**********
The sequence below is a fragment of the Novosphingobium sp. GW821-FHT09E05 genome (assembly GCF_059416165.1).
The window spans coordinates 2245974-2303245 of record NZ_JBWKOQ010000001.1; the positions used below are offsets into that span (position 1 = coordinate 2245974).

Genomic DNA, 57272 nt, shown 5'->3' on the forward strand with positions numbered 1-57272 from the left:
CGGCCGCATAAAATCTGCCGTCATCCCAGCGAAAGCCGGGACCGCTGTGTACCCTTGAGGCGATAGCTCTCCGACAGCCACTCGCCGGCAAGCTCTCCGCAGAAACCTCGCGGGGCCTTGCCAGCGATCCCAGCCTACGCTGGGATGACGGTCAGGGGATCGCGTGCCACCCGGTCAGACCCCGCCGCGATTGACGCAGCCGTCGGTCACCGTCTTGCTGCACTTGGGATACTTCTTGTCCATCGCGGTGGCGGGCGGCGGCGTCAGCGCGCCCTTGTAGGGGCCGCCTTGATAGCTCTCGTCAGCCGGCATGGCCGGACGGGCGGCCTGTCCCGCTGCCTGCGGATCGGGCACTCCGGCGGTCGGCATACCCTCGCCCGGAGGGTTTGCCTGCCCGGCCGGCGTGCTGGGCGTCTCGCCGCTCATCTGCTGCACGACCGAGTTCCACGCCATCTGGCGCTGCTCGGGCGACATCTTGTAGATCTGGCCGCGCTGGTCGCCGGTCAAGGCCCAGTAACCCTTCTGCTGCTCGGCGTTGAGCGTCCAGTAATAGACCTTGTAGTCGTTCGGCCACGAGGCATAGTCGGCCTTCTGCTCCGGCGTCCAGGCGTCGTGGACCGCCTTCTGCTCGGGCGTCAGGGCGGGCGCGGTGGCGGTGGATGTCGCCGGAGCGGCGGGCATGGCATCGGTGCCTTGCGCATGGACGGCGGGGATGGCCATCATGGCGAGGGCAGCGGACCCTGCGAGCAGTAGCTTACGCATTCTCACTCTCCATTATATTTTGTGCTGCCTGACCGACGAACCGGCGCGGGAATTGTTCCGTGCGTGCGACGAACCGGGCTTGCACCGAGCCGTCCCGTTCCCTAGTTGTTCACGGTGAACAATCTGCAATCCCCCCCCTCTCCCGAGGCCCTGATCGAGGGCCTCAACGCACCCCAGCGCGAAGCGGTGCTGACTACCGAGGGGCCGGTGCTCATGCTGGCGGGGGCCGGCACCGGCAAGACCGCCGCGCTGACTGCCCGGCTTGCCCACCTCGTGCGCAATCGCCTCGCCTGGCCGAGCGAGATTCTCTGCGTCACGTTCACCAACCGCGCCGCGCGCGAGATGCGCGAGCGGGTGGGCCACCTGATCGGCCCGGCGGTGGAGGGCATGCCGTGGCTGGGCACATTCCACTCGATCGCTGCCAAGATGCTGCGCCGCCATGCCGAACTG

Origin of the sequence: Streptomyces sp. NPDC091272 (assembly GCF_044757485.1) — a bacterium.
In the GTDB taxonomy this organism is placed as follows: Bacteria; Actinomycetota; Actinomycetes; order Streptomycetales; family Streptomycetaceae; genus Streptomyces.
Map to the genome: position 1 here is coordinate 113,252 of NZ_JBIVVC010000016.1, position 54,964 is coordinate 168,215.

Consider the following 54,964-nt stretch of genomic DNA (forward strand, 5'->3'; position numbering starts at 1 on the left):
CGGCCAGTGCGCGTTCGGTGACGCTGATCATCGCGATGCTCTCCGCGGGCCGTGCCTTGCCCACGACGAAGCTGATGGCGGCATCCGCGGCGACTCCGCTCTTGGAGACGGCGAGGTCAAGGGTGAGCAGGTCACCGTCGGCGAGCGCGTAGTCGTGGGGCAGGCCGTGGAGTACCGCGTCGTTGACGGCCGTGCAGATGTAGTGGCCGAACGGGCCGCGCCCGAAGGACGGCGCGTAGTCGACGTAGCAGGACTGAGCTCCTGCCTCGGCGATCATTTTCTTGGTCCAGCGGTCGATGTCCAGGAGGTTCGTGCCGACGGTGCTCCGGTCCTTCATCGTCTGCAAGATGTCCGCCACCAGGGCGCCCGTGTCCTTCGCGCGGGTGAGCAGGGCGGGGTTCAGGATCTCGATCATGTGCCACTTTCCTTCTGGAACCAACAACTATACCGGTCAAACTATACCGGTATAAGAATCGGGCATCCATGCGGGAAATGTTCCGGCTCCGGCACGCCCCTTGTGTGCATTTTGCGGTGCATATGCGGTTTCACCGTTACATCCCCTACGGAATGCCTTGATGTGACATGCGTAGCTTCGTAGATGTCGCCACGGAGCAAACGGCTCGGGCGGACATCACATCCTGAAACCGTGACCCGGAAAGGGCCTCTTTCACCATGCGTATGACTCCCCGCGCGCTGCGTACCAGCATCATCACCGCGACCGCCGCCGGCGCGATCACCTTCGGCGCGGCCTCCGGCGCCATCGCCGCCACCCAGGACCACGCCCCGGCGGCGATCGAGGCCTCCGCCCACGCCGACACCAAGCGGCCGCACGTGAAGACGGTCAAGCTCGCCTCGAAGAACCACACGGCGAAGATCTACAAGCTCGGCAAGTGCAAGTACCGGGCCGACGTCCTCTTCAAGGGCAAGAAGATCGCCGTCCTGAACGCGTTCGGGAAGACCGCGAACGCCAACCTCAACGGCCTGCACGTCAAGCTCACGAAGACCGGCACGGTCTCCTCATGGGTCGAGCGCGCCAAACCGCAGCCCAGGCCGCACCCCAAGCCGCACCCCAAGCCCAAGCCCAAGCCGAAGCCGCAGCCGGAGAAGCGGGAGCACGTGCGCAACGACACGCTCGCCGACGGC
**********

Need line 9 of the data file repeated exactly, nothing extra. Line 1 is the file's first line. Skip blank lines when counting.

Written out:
CGGCCAGTGCGCGTTCGGTGACGCTGATCATCGCGATGCTCTCCGCGGGCCGTGCCTTGCCCACGACGAAGCTGATGGCGGCATCCGCGGCGACTCCGCTCTTGGAGACGGCGAGGTCAAGGGTGAGCAGGTCACCGTCGGCGAGCGCGTAGTCGTGGGGCAGGCCGTGGAGTACCGCGTCGTTGACGGCCGTGCAGATGTAGTGGCCGAACGGGCCGCGCCCGAAGGACGGCGCGTAGTCGACGTAGCAGGACTGAGCTCCTGCCTCGGCGATCATTTTCTTGGTCCAGCGGTCGATGTCCAGGAGGTTCGTGCCGACGGTGCTCCGGTCCTTCATCGTCTGCAAGATGTCCGCCACCAGGGCGCCCGTGTCCTTCGCGCGGGTGAGCAGGGCGGGGTTCAGGATCTCGATCATGTGCCACTTTCCTTCTGGAACCAACAACTATACCGGTCAAACTATACCGGTATAAGAATCGGGCATCCATGCGGGAAATGTTCCGGCTCCGGCACGCCCCTTGTGTGCATTTTGCGGTGCATATGCGGTTTCACCGTTACATCCCCTACGGAATGCCTTGATGTGACATGCGTAGCTTCGTAGATGTCGCCACGGAGCAAACGGCTCGGGCGGACATCACATCCTGAAACCGTGACCCGGAAAGGGCCTCTTTCACCATGCGTATGACTCCCCGCGCGCTGCGTACCAGCATCATCACCGCGACCGCCGCCGGCGCGATCACCTTCGGCGCGGCCTCCGGCGCCATCGCCGCCACCCAGGACCACGCCCCGGCGGCGATCGAGGCCTCCGCCCACGCCGACACCAAGCGGCCGCACGTGAAGACGGTCAAGCTCGCCTCGAAGAACCACACGGCGAAGATCTACAAGCTCGGCAAGTGCAAGTACCGGGCCGACGTCCTCTTCAAGGGCAAGAAGATCGCCGTCCTGAACGCGTTCGGGAAGACCGCGAACGCCAACCTCAACGGCCTGCACGTCAAGCTCACGAAGACCGGCACGGTCTCCTCATGGGTCGAGCGCGCCAAACCGCAGCCCAGGCCGCACCCCAAGCCGCACCCCAAGCCCAAGCCCAAGCCGAAGCCGCAGCCGGAGAAGCGGGAGCACGTGCGCAACGACACGCTCGCCGACGGC